SO how rich have the aggregate Singapore households grown in the last decade or so? Data from the Singapore Yearbook of Statistics shows that household net wealth grew from $560 billion in 2000 to $1.09 trillion in 2009 – the latest available number. That is compounded growth of 7.7 per cent a year.
Other numbers given were total assets, the split of the assets between financial assets and residential properties, and how much of the total asset holding was funded by loans.
I decided to plot the charts for these numbers so as to get a picture of how strong or weak the Singapore household balance sheets are, and where do most Singapore residents put their money.
Table 1 shows the total assets and total liabilities of households, and the net wealth from year 2000 until 2009. Total assets grew from $699.5 billion to $1.28 trillion – a rise of 7 per cent a year. That’s slower than the growth of net assets.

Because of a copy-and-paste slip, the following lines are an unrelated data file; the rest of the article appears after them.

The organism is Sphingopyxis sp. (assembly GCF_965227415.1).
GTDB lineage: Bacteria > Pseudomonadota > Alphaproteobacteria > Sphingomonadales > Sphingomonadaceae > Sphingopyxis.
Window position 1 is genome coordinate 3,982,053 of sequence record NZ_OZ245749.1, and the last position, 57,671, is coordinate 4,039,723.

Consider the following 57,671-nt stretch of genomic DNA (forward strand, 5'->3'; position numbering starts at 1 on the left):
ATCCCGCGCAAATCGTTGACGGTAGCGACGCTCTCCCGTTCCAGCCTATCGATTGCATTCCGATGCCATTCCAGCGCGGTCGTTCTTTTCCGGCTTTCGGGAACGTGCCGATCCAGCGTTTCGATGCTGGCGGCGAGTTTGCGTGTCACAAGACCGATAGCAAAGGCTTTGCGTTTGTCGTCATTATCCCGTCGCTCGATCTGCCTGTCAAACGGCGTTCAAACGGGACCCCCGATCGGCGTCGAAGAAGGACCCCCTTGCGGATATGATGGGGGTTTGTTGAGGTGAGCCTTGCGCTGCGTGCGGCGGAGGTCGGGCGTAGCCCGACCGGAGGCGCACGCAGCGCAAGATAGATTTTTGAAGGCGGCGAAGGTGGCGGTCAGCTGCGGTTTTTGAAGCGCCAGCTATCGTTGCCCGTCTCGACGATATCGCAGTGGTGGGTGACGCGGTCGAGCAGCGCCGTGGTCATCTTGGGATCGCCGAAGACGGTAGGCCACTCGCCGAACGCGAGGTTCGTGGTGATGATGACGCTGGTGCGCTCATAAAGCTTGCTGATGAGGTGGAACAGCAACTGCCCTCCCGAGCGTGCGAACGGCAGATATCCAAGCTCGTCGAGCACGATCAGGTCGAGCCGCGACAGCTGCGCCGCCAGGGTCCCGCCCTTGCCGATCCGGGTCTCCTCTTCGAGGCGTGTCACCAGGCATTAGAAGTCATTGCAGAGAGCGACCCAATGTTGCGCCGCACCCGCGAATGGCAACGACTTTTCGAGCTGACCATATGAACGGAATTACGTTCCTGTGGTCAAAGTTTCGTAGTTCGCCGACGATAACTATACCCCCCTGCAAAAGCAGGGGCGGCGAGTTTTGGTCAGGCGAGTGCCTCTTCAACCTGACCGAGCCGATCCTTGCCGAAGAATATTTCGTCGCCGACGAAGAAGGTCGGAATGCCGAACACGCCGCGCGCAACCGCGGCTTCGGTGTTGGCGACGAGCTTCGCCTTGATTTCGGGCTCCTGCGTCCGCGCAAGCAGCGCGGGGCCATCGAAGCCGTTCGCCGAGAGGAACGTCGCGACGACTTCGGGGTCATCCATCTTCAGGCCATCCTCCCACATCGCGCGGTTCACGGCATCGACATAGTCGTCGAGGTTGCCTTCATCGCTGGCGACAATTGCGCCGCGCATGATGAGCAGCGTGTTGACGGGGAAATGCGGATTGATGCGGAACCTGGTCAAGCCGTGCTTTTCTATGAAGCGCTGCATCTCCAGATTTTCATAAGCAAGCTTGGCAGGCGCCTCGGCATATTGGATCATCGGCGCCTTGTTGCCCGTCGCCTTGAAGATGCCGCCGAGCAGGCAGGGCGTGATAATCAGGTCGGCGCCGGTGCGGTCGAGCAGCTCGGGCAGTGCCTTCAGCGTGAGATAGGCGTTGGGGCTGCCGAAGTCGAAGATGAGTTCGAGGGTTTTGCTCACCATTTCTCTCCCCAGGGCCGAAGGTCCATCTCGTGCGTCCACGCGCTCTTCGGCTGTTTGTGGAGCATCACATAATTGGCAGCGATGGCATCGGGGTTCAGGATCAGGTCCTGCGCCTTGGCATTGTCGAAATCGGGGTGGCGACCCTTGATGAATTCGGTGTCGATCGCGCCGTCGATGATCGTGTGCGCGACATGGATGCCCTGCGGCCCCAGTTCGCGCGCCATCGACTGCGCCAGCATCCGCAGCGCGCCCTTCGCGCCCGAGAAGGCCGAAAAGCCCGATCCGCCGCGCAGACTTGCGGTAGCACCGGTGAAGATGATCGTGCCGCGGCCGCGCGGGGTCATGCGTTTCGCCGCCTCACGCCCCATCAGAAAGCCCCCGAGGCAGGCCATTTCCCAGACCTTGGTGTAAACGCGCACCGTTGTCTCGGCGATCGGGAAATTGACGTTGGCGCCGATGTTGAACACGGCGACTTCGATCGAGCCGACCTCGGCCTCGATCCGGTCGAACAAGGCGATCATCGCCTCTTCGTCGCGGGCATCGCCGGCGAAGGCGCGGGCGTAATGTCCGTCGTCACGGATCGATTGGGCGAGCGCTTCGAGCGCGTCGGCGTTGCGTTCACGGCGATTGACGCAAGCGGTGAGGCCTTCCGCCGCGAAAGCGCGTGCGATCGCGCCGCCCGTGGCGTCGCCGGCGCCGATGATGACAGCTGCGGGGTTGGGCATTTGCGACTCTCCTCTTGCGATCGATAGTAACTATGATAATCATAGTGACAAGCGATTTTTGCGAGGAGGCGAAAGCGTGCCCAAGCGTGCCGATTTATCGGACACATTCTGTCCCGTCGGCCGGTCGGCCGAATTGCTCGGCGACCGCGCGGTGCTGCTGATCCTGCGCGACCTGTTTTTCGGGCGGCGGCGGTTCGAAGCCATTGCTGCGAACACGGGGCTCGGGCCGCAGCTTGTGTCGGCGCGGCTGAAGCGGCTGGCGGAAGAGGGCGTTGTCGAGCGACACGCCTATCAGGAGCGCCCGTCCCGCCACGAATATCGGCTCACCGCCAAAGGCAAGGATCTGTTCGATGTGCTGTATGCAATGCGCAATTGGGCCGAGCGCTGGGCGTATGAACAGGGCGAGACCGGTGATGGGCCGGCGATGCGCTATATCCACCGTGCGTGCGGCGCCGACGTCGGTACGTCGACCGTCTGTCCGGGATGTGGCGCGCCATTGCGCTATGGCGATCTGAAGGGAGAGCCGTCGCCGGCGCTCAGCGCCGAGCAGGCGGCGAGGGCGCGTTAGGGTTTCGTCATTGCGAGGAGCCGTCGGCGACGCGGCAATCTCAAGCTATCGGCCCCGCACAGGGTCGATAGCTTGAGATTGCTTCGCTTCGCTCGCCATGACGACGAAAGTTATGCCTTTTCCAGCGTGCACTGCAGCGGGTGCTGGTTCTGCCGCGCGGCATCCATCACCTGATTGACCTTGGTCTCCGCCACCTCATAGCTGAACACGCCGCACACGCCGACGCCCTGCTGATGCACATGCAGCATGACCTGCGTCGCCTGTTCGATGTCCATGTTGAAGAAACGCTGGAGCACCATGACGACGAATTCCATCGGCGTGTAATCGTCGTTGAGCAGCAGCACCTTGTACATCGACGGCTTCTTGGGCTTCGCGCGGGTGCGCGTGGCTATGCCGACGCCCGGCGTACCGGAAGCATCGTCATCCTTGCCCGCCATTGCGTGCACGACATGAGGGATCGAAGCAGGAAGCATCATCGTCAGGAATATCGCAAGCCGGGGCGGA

In other words, debt in the household balance sheet has been growing at a slower pace than total assets.
In that same period, total liabilities of households which include mortgage loans from financial institutions and the Housing & Development Board (HDB), and personal loans such as car loans and credit/charge cards expanded from $139 billion to $191.5 billion. That is a growth of 3.6 per cent a year.
However, the proportion of total assets financed by loans fell from 20 per cent to 15 per cent.
So the household balance sheet of Singapore residents is on the whole pretty strong.
Of the mortgage loans, the financing of private properties by financial institutions registered the fastest expansion. It rose by 9.1 per cent a year, from $43 billion to $94 billion. Loans provided by HDB actually fell – from $59 billion to $46 billion.
As for personal loans, credit and charge card loans grew the speediest. They climbed from $2.6 billion to $6.2 billion – or 10.4 per cent a year.-By Teh Hooi Ling